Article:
Adult male tossing and turning throughout the night inside the iris of a bloodshot eye while the pupil doubles as the hands of a clock slowly ticking

UC and the Sleep Struggle

I recently wrote a post about sleep hygiene and IBD. In that post, I talked about what sleep hygiene means, what it actually involves, and why it's particularly important for people with Crohn's and colitis.

Sleeping with an ostomy bag

I've been on a mission to achieve this seemingly ever-elusive sleep for years. Shortly after my ulcerative colitis diagnosis in 2007, I had to have emergency surgery to form an ileostomy. That impacted my sleep a lot because leaks were a common occurrence. I was afraid to have any output in my bag, so I was constantly up and down during the night.

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Then came the j-pouch. Constant bouts of pouchitis and cuffitis meant sleep remained elusive. I was in pain a lot, which would often keep me awake just as much as the frequent toilet trips.

When the decision was made to remove my j-pouch in favour of permanent ileostomy, I had high hopes that sleep would finally be within my grasp! Bags and supporting items had come a long way since my initial surgery, so I was confident I'd be able to lead a leak-free life.

Chronic pain when trying to sleep

I'd had 6 bowel surgeries already, so I was under no illusion that my pain was going to instantly go away after my j-pouch excision. I knew I had a long road of recovery ahead of me, but I could finally see the light at the end of the tunnel.

The abdominal pain decreased, but pain everywhere else increased. My hips were so painful, but I blamed that on being laid down all of the time (trying not to put pressure on my butt wound for too long). My knees and my ankles hurt, too. I still couldn't sleep because of pain!

I figured it must be the mattress, so we got a new one, and another, and then another. Not the mattress then. Still, I was laying awake most of the night, feeling lucky if I totaled 3 hours sleep.

So much pain at night

I needed to get a handle on the pain. Pain medications, topical treatments, and exercise were all being trial and errored. I was finally diagnosed with fibromyalgia two years after the surgery, by which point I was already heading in the right direction.

It did give me access to different treatment options and support from physio and occupational therapies. But, I was struggling with pain and sleep, generally getting between 3 and 5 hours. I felt like I was stuck in a  cycle.

I knew that better sleep could actually lead to reduced pain levels, but my current pain levels were preventing me from getting decent sleep.

Sleep hygiene habits

I kept at it. I was very slowly increasing my exercise and trying all of the different sleep hygiene tips that I mentioned in the previous blog. I understand that we're all different, and there’s no concrete list of things we MUST do to improve our sleep. I needed to find what worked for me.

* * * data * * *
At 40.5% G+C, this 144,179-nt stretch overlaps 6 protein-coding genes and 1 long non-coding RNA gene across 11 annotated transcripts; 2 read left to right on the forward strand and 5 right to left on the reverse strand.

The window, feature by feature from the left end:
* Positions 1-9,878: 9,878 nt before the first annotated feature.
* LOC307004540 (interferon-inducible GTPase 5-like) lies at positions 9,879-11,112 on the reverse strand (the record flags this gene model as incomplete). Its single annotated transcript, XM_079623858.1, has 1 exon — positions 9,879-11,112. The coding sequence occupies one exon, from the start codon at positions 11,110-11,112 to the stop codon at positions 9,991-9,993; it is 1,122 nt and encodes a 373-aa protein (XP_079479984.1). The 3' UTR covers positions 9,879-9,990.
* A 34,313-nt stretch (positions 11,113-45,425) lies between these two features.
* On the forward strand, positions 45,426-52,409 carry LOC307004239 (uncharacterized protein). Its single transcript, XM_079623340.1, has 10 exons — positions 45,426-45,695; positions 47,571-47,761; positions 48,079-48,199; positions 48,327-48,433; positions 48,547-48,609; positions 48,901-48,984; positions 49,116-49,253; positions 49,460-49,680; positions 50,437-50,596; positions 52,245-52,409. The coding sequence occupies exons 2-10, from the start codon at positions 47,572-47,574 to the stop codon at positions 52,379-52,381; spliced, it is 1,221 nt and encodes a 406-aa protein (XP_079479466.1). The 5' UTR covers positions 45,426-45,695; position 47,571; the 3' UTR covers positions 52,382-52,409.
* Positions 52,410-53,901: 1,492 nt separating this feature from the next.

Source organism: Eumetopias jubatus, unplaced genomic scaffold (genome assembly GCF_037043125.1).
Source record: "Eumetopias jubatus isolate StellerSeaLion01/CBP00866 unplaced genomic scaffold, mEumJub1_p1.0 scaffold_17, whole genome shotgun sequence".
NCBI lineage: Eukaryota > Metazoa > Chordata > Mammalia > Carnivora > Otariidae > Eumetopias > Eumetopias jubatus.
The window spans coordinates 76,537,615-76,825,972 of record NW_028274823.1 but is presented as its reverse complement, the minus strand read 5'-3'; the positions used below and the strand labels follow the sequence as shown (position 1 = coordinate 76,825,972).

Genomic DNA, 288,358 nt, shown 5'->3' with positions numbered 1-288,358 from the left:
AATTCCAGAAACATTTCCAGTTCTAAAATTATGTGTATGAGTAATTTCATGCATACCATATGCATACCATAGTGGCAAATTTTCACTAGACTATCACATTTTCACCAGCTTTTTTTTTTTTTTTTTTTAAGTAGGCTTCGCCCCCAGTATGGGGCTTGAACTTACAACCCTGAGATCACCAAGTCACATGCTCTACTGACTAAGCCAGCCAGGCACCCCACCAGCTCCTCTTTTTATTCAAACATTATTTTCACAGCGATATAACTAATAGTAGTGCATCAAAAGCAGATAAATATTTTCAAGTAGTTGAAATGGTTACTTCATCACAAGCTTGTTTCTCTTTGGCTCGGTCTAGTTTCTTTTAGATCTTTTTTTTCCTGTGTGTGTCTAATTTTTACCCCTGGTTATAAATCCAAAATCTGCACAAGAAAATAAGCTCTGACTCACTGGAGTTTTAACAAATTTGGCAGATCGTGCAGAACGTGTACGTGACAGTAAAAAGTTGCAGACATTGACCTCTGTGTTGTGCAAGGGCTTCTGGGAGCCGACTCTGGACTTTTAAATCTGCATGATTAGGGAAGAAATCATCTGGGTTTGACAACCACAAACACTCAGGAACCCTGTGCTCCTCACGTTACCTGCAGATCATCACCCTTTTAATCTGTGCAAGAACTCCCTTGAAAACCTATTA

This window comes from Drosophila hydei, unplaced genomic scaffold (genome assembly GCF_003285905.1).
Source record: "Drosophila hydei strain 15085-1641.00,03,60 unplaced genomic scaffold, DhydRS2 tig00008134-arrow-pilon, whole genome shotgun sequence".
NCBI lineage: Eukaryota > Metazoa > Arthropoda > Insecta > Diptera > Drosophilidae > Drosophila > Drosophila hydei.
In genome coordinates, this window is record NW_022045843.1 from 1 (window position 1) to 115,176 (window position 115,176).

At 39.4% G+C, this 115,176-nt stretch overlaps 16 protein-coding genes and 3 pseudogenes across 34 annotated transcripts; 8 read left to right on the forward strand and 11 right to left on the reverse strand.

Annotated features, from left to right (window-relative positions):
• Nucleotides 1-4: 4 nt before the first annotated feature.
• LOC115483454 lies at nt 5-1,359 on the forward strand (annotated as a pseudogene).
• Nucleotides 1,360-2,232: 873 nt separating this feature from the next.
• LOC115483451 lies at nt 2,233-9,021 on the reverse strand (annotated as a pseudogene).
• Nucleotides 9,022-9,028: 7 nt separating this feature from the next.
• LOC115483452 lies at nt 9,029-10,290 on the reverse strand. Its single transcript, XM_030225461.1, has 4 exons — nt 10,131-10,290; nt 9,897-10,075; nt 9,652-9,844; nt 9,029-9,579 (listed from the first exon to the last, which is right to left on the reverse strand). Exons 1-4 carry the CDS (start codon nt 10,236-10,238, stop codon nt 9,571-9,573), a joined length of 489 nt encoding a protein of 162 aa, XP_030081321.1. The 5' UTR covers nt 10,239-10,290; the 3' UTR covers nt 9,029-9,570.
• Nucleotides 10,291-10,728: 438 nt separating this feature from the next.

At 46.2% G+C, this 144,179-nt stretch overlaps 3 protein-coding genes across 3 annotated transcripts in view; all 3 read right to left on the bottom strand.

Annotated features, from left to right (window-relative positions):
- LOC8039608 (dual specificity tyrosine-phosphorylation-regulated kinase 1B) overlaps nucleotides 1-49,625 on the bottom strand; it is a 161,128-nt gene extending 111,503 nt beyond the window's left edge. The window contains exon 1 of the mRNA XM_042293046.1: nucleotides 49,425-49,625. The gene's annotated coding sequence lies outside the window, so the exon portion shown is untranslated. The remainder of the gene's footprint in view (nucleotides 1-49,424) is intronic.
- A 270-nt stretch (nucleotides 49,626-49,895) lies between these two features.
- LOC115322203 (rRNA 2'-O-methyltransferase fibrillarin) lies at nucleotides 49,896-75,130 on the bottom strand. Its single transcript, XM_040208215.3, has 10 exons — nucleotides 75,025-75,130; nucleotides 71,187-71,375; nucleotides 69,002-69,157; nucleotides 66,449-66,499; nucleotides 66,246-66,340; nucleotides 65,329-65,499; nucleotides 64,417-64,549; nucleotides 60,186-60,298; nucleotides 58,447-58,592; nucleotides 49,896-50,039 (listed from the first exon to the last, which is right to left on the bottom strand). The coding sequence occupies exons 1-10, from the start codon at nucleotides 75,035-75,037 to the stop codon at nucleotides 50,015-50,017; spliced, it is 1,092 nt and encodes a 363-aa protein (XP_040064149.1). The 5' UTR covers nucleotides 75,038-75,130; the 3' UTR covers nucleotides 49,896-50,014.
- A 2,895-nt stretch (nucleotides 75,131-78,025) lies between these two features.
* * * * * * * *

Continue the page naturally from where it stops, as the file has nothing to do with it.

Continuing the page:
I'm pleased to report that a year on, I average between 6.5 and 7.5 hours a night. Not amazing, but a lot better, which gives me hope that I can continue to improve!

My quality of sleep is poor because I don’t stay asleep long enough to experience the different types of sleep we need to function at "full capacity," but it has improved a little. I tend to wake up every hour and need to change position.

I've found that I need a lot of sleep to function properly, ideally 8-9 hours. I'm currently in bed, head on the pillow for 10.5 hours, and don't feel like I can really increase that.

Working toward better sleep with ulcerative colitis

I try to stick to a sleep schedule. I used to find it difficult, especially at weekends and on holiday. At this point, I generally wake up at the same time, even without an alarm. If I don’t, the dogs like to tell me I'm 5 minutes late.

I try to get outside into the daylight every day, at the optimum time (morning). I take the dogs for a walk around the block, and this usually wakes me up properly.

Other things I do to improve my sleep with ulcerative colitis:

  • I exercise every day: my morning walk, yoga, and I also swim twice a week.
  • I limit caffeine to just two cups a day and have the second 8 hours before bedtime.
  • If I need to snack before bed, I keep it light.
  • I like to use lavender and chamomile moisturizer as part of my relaxation routine.
  • I do gentle stretches before bed. What type depends on what's causing the most pain. My daily yoga practice has taught me which stretches help which areas. I try to focus on my breath to get my brain ready for full relaxation.
  • I occasionally use guided meditation and aromatherapy, if I'm feeling extra stressed.
  • I sleep with earplugs in, to block any unwanted sound.
  • I avoid alcohol.
  • I'm currently trialing blue-light-blocking glasses for 2 hours before bed.

So there we have it. I don't do 100% of the things mentioned in the previous article, but I'm doing what helps me. I'm still exploring – eternally hopeful that I'll crack it eventually!

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This article represents the opinions, thoughts, and experiences of the author; none of this content has been paid for by any advertiser. The team does not recommend or endorse any products or treatments discussed herein. Learn more about how we maintain editorial integrity here.

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